What is the purpose of grant agreements and cooperative agreements in public contracts with the U.S. federal government?
UPDATED: October 3, 2011
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The federal government uses legal tools called “grant agreements” or “cooperative agreements” for certain types of public contracts. Typically these agreements are used in order to highlight the nature of the financial relationship between the government and the other contracting party.
Assistance-Based Public Contracts
Both grant agreements and cooperative agreements are used primarily in assistance-based financial relationships. “Assistance-based” refers to public contracts that are executed primarily for the purpose of transferring something of value. The recipient of the value is meant to be a state or local government, or even a non-profit entity.
Grants vs Cooperative Agreements
Assistance-based financial relationships carry out a public purpose. The purpose may be one of support or one of "stimulation," as authorized by a law of the United States. What separates grant agreements from cooperative agreements is the extent to which government staff will be involved in delivering the expected value to the public.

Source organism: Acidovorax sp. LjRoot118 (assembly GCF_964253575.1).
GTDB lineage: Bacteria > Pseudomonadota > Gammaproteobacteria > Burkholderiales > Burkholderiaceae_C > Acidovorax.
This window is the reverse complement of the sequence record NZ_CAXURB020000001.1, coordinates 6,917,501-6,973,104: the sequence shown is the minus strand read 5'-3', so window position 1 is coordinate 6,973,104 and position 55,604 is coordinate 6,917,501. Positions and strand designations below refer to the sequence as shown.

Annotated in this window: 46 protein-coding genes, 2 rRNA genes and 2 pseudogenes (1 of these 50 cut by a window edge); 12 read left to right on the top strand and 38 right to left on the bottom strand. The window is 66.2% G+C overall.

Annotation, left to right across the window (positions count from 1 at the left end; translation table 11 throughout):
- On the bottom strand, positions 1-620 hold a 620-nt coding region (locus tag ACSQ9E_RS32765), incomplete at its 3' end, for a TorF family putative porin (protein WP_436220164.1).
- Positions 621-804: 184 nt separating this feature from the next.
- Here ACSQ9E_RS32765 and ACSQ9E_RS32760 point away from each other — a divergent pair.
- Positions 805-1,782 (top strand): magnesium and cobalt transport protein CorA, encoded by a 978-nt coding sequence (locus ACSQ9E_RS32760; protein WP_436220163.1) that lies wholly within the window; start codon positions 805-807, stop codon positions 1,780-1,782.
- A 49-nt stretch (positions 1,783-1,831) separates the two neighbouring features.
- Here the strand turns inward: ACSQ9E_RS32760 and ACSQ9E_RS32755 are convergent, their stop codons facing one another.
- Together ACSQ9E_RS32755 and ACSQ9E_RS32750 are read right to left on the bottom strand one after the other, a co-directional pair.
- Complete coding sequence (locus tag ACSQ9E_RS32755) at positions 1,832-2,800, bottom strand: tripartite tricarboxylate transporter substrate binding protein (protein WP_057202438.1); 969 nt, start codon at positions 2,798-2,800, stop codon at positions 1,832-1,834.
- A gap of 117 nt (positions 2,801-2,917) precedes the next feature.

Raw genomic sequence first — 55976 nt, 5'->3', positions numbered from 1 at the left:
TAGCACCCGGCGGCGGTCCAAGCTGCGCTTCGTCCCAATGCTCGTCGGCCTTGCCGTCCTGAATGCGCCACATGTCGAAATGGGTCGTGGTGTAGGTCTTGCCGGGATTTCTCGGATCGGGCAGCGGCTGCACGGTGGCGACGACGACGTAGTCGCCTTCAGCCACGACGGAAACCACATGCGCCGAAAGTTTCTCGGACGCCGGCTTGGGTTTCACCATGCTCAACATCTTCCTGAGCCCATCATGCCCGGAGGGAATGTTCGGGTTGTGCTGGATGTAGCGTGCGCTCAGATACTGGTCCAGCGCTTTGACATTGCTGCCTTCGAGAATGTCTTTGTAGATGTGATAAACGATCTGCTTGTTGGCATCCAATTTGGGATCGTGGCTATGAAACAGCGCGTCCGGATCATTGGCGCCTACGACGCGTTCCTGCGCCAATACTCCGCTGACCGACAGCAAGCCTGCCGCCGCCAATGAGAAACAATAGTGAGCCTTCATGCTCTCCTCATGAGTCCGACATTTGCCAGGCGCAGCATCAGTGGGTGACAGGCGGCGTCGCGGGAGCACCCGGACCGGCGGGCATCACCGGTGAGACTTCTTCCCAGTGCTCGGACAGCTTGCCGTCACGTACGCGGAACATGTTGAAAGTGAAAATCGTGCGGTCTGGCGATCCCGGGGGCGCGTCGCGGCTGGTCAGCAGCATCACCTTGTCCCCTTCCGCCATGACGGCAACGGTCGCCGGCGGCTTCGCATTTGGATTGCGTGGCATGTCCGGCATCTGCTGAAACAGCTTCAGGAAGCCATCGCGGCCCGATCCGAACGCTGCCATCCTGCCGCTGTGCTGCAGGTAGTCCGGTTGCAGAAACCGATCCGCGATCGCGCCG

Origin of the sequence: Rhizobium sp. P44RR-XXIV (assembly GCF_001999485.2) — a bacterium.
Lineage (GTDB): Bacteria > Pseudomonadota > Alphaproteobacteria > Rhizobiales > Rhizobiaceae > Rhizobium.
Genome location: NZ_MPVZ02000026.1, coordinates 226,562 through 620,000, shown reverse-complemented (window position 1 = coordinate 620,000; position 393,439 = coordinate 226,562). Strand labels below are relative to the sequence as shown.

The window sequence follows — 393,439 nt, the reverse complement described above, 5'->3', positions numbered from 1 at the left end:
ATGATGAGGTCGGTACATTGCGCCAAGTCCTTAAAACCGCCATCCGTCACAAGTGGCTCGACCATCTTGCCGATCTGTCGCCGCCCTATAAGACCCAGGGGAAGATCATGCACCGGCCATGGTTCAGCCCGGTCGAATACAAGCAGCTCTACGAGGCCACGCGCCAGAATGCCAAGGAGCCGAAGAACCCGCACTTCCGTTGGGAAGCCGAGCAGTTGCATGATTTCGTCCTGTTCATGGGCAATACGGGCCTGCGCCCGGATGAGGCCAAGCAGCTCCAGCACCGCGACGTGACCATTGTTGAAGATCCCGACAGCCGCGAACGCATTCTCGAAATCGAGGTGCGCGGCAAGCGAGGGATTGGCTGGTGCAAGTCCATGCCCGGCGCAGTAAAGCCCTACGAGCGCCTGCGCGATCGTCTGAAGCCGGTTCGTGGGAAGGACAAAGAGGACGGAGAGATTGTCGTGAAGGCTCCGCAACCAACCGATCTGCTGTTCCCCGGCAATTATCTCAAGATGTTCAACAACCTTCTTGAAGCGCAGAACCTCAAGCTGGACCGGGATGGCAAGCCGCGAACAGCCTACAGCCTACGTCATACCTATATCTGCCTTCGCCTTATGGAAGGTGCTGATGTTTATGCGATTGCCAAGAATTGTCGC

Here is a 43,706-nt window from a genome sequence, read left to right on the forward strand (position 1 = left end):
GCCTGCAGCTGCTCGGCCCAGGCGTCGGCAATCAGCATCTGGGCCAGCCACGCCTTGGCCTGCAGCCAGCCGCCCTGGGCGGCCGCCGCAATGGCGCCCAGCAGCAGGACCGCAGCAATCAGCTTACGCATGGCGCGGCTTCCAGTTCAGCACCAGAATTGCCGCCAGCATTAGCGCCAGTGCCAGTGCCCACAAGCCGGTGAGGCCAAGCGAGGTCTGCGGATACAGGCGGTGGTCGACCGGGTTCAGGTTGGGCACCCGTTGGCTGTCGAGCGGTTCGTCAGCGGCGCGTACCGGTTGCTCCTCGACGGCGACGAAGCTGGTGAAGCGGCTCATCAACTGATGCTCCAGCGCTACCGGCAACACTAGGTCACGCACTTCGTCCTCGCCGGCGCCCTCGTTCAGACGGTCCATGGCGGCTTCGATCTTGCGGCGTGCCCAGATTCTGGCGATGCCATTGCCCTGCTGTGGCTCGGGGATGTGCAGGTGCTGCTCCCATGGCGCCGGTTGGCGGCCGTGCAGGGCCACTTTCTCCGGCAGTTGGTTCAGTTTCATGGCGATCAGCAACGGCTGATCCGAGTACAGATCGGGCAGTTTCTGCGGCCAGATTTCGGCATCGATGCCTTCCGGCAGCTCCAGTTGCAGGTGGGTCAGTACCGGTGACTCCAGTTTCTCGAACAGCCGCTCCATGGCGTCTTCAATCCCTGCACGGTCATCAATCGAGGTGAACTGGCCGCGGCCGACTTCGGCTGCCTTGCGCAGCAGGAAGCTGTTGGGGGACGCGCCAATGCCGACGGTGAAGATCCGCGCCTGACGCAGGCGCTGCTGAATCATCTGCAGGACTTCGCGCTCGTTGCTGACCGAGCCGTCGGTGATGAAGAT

A "grant" is used when substantial involvement is not expected between the government and the recipient when carrying out the activity contemplated in the agreement. A "cooperative agreement" is used when substantial involvement is expected. See 31 U.S.C. sections 6304, 6305.
The rules applicable to federal grants and cooperative agreements are generally found in agency regulations that implement Office of Management and Budget ("OMB") Circulars, such as OMB Circular A-102 and OMB Circular A-110.
Other Types of Public Contracts
The assistance-based relationships highlighted by grant agreements and cooperative agreements represent just one type of financial relationship. The federal government often executes acquisition-based relationships using public contracts as well, but these are classified differently from the assistance-based relationships described above. As the name implies, the government’s purpose in the latter type of relationship is acquiring (by purchase, lease, or barter) property or services for the direct benefit or use of the United States.
If you have any further questions about public contracts or are engaged with the government in a public contract, you should consider pursuing the support of a qualified attorney specializing in the law of non-profit entities. Government law can be difficult to grasp, with serious consequences for making even minor procedural mistakes. Having an experienced legal representative on your side will help ensure you reap all the benefits you can from contracting with the United States government.